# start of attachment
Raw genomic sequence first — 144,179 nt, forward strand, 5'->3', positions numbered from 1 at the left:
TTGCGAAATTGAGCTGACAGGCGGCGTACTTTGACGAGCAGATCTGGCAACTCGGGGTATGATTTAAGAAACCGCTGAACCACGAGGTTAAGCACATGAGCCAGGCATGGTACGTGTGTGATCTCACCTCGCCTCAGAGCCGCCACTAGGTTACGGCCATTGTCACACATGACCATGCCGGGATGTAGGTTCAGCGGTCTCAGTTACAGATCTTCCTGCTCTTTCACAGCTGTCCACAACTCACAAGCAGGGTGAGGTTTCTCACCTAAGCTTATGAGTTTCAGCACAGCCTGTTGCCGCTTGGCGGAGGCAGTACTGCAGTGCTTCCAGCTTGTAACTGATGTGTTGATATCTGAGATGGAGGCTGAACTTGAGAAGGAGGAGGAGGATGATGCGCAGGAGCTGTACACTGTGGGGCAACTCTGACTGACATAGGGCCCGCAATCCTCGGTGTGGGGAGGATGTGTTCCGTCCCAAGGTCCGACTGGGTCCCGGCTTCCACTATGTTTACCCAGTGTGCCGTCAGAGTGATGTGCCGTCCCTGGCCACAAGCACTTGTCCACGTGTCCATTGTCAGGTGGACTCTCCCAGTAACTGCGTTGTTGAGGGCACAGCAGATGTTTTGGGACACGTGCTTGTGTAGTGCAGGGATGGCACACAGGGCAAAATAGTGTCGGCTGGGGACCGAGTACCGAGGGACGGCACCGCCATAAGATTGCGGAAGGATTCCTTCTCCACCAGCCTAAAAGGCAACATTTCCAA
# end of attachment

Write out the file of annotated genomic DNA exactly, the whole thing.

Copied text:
Raw genomic sequence first — 144,179 nt, forward strand, 5'->3', positions numbered from 1 at the left:
TTGCGAAATTGAGCTGACAGGCGGCGTACTTTGACGAGCAGATCTGGCAACTCGGGGTATGATTTAAGAAACCGCTGAACCACGAGGTTAAGCACATGAGCCAGGCATGGTACGTGTGTGATCTCACCTCGCCTCAGAGCCGCCACTAGGTTACGGCCATTGTCACACATGACCATGCCGGGATGTAGGTTCAGCGGTCTCAGTTACAGATCTTCCTGCTCTTTCACAGCTGTCCACAACTCACAAGCAGGGTGAGGTTTCTCACCTAAGCTTATGAGTTTCAGCACAGCCTGTTGCCGCTTGGCGGAGGCAGTACTGCAGTGCTTCCAGCTTGTAACTGATGTGTTGATATCTGAGATGGAGGCTGAACTTGAGAAGGAGGAGGAGGATGATGCGCAGGAGCTGTACACTGTGGGGCAACTCTGACTGACATAGGGCCCGCAATCCTCGGTGTGGGGAGGATGTGTTCCGTCCCAAGGTCCGACTGGGTCCCGGCTTCCACTATGTTTACCCAGTGTGCCGTCAGAGTGATGTGCCGTCCCTGGCCACAAGCACTTGTCCACGTGTCCATTGTCAGGTGGACTCTCCCAGTAACTGCGTTGTTGAGGGCACAGCAGATGTTTTGGGACACGTGCTTGTGTAGTGCAGGGATGGCACACAGGGCAAAATAGTGTCGGCTGGGGACCGAGTACCGAGGGACGGCACCGCCATAAGATTGCGGAAGGATTCCTTCTCCACCAGCCTAAAAGGCAACATTTCCAA